Sarah Palocko, Sesquicentennial Scholar and social work major, studied abroad on the Social Work in India with a Focus on Health and Mental Health education abroad program during summer 2019. Sarah received funding through the STEP Fellowship ($2,000) and a Students First Study Abroad Scholarship through the College of Social Work ($1,500).
My program, set in Chennai, Tamil Nadu and Bangalore, Karnataka, India, was a three week immersion into health and mental health care practice and treatment, within the context of Indian culture. I attended lectures every morning pertaining to different fields of health/mental health social work, followed by site visits to social service agencies in the afternoon. In the evenings and on weekends, we would travel, eat incredible food and attend cultural events, like weddings, Bharatanatyam (dance) class and yoga workshops.
I chose this program because it seemed like the absolute perfect fit for me. I want to work as a LCSW/mental health therapist in the future, so I am passionate about mental health care. I am also a 200-hour Registered Yoga Teacher, and the chance to learn how to incorporate yoga and mindfulness into mental health care, in the country where yoga was born, was an opportunity I could not pass up.
My transformational moment abroad came as I sat amidst a fire ceremony at the Atma Darshan Yogashram. I had read and studied meditation and yoga for a few years, including its philosophical, spiritual and physical practice. However, in that moment, I was experiencing something unique and powerful, that no book or teacher could ever show me. At the ceremony, the Ohio State students were specially honored and asked to receive Prasad, which literally translates to "gracious gift." We stayed at the ashram to eat with everyone after the ceremony, and even though we came as strangers, I felt an energy of connection that transcended all barriers between us. It was in this moment that I felt fully present, gracious and transformed.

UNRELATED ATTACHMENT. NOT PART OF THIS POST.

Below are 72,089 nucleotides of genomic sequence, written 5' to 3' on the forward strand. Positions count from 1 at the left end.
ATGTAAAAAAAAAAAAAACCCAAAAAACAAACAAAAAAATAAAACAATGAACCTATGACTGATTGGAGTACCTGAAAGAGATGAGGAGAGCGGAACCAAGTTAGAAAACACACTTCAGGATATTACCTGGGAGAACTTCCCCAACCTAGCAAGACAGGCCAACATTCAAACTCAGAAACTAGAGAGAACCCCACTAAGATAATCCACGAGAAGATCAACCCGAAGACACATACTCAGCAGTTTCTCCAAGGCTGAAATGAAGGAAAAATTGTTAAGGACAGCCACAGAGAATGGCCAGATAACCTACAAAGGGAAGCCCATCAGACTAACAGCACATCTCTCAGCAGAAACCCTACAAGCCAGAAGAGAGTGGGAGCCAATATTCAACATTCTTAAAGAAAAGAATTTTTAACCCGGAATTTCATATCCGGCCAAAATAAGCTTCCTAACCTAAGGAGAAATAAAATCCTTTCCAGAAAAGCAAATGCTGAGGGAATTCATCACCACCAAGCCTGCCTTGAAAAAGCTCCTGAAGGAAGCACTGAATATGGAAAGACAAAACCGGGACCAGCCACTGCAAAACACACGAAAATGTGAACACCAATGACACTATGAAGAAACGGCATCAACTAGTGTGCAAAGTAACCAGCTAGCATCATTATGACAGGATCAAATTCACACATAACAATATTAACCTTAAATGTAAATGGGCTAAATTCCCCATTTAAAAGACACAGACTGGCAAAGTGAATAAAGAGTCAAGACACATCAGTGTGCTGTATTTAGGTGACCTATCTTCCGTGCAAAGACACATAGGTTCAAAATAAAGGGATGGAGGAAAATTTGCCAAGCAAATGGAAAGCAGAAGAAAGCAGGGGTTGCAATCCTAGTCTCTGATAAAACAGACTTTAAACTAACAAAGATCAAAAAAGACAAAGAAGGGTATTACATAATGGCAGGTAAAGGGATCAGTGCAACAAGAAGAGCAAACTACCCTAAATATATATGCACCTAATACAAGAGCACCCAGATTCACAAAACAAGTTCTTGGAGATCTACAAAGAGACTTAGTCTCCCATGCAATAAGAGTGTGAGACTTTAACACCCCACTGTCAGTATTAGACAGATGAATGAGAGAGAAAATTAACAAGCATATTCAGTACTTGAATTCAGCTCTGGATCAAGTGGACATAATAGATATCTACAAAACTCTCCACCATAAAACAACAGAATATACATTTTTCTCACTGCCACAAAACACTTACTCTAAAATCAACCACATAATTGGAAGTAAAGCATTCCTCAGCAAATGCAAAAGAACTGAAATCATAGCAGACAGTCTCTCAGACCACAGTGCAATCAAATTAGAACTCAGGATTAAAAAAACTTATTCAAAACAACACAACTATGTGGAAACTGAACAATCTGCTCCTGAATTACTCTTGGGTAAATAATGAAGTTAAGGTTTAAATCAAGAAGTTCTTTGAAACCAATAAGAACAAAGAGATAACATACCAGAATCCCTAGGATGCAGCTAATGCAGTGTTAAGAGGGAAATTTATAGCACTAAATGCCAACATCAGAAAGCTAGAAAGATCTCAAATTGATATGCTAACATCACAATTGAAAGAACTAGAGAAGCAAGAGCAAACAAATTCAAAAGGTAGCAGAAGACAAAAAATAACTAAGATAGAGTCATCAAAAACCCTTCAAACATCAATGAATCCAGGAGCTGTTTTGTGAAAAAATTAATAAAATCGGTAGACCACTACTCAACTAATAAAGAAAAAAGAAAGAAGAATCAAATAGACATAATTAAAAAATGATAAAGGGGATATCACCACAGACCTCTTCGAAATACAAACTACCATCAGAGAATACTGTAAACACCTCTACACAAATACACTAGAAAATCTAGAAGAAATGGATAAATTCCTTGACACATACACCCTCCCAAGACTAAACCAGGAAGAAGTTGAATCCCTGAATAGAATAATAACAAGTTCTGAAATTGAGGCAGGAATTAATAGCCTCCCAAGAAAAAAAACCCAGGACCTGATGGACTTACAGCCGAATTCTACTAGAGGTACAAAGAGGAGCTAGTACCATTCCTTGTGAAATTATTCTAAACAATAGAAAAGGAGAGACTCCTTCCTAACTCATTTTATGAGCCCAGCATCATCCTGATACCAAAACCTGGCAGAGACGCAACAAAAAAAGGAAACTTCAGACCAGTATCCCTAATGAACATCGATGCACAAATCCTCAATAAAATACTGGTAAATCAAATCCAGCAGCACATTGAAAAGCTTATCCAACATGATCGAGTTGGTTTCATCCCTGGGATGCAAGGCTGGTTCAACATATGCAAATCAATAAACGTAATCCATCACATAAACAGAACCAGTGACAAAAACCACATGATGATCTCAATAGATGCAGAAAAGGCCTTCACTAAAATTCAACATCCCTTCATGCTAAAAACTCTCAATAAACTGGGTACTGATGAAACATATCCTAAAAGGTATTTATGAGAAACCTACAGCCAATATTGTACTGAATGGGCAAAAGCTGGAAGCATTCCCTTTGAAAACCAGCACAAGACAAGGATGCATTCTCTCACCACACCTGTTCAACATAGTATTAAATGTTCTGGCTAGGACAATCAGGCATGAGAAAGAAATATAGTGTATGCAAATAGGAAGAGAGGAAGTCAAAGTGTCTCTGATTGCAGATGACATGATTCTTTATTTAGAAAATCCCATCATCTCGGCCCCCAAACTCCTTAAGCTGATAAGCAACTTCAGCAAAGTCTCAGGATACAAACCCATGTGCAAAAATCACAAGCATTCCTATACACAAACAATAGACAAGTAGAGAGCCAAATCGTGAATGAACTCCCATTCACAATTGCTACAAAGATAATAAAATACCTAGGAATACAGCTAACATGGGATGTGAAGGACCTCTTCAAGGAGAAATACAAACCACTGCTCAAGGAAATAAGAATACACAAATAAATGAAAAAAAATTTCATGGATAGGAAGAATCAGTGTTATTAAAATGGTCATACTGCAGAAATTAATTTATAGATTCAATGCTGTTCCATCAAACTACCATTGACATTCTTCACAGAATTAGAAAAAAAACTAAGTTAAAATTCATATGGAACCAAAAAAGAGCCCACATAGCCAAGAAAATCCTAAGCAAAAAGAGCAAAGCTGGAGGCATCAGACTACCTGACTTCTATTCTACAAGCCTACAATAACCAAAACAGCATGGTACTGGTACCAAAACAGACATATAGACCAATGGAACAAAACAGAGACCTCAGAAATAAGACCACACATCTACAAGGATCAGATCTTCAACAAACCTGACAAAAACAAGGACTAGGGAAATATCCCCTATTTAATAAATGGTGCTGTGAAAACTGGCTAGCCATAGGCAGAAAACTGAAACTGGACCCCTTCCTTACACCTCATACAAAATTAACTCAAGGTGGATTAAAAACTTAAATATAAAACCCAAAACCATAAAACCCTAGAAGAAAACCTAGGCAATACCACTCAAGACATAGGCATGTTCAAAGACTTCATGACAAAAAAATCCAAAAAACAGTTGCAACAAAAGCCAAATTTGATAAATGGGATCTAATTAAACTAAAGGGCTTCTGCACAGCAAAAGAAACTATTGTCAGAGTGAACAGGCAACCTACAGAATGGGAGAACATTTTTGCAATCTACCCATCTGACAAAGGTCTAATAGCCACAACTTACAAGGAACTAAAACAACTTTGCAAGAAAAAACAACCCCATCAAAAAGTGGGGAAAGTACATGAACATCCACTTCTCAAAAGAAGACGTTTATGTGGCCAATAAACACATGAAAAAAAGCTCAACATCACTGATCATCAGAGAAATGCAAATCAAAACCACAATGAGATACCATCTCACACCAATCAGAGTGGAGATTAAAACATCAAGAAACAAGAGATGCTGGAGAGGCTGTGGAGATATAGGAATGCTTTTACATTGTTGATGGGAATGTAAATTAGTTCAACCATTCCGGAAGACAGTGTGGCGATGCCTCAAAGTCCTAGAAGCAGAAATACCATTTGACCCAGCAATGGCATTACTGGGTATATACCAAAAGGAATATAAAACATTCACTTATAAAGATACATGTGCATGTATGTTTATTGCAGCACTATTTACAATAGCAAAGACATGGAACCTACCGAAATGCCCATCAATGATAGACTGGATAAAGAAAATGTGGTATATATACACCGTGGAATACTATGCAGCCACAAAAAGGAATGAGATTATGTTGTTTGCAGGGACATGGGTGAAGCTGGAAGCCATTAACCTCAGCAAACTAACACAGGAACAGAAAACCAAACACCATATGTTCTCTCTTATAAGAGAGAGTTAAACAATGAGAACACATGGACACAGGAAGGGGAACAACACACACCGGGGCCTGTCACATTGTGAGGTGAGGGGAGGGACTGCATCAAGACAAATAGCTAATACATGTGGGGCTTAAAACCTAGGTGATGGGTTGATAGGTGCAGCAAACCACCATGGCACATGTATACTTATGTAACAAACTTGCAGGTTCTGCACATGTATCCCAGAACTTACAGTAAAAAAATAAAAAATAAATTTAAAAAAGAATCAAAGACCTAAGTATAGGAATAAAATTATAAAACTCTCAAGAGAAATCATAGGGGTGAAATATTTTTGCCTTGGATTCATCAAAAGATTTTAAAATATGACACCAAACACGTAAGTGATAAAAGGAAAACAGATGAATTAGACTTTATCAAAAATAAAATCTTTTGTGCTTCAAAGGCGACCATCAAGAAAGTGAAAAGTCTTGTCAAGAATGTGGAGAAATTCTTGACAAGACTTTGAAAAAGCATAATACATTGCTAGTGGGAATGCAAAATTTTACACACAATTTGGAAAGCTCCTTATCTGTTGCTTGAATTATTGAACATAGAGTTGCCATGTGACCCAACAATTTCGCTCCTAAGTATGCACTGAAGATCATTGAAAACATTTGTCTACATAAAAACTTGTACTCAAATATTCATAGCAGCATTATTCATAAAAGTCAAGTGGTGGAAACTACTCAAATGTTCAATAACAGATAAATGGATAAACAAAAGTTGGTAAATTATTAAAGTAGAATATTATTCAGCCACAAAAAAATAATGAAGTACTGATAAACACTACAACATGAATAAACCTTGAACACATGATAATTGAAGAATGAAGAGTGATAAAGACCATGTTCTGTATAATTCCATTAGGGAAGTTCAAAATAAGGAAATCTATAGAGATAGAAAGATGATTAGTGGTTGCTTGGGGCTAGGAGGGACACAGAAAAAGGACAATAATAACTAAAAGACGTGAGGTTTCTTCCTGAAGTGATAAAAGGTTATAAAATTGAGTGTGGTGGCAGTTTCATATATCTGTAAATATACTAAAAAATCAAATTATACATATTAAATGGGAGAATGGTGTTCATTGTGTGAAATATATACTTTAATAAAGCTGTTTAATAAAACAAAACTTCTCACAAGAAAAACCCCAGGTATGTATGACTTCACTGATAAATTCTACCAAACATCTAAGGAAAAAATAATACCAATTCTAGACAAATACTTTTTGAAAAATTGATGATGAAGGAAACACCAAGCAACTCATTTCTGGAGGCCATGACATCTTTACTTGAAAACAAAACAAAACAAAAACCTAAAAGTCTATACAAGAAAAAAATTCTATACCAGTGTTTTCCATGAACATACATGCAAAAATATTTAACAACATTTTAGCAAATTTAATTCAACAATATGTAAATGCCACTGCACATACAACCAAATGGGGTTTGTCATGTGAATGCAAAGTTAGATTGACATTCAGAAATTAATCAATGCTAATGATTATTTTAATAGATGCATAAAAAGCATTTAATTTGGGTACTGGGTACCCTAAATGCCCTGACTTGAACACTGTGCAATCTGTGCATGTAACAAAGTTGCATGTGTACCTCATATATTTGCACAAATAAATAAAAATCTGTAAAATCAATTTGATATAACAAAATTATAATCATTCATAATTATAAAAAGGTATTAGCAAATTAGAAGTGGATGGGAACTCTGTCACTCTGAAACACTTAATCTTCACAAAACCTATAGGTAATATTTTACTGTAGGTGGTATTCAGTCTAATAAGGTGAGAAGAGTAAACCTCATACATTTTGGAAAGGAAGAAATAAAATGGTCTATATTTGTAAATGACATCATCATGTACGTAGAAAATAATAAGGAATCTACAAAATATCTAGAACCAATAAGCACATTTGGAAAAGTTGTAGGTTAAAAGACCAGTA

In my opinion, if a student was to do only one thing during their time in college, it should be a study abroad program. The experiences you gain are incomparable on multiple levels. Not only are you fully immersed in a new culture, but you are also supported by Ohio State every step of the way with faculty members, community connections and opportunities you simply could not find on your own. Studying abroad challenged my world views, taught me new things about my own culture in addition to others, introduced me to new lifelong friends (both at Ohio State and in India), taught me flexibility and adaptability and above all, encouraged me to be a more well-rounded, global citizen.